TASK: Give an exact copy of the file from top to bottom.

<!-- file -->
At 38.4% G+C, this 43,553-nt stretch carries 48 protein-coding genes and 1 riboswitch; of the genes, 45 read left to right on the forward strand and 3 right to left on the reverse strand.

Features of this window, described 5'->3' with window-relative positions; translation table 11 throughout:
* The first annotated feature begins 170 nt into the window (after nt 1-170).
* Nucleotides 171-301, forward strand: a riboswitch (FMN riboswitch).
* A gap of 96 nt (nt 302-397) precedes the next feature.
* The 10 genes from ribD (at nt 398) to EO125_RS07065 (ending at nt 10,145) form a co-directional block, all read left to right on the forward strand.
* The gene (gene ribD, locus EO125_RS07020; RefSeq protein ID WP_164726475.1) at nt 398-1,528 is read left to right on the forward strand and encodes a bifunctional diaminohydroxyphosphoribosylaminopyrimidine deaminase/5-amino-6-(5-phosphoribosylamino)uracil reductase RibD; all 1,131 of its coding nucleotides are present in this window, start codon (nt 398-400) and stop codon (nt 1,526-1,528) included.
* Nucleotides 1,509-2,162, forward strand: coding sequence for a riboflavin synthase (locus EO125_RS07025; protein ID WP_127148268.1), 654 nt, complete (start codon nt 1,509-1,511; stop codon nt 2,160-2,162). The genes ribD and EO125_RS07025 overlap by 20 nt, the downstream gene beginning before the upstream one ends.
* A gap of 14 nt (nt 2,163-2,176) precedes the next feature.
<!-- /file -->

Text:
At 38.4% G+C, this 43,553-nt stretch carries 48 protein-coding genes and 1 riboswitch; of the genes, 45 read left to right on the forward strand and 3 right to left on the reverse strand.

Features of this window, described 5'->3' with window-relative positions; translation table 11 throughout:
* The first annotated feature begins 170 nt into the window (after nt 1-170).
* Nucleotides 171-301, forward strand: a riboswitch (FMN riboswitch).
* A gap of 96 nt (nt 302-397) precedes the next feature.
* The 10 genes from ribD (at nt 398) to EO125_RS07065 (ending at nt 10,145) form a co-directional block, all read left to right on the forward strand.
* The gene (gene ribD, locus EO125_RS07020; RefSeq protein ID WP_164726475.1) at nt 398-1,528 is read left to right on the forward strand and encodes a bifunctional diaminohydroxyphosphoribosylaminopyrimidine deaminase/5-amino-6-(5-phosphoribosylamino)uracil reductase RibD; all 1,131 of its coding nucleotides are present in this window, start codon (nt 398-400) and stop codon (nt 1,526-1,528) included.
* Nucleotides 1,509-2,162, forward strand: coding sequence for a riboflavin synthase (locus EO125_RS07025; protein ID WP_127148268.1), 654 nt, complete (start codon nt 1,509-1,511; stop codon nt 2,160-2,162). The genes ribD and EO125_RS07025 overlap by 20 nt, the downstream gene beginning before the upstream one ends.
* A gap of 14 nt (nt 2,163-2,176) precedes the next feature.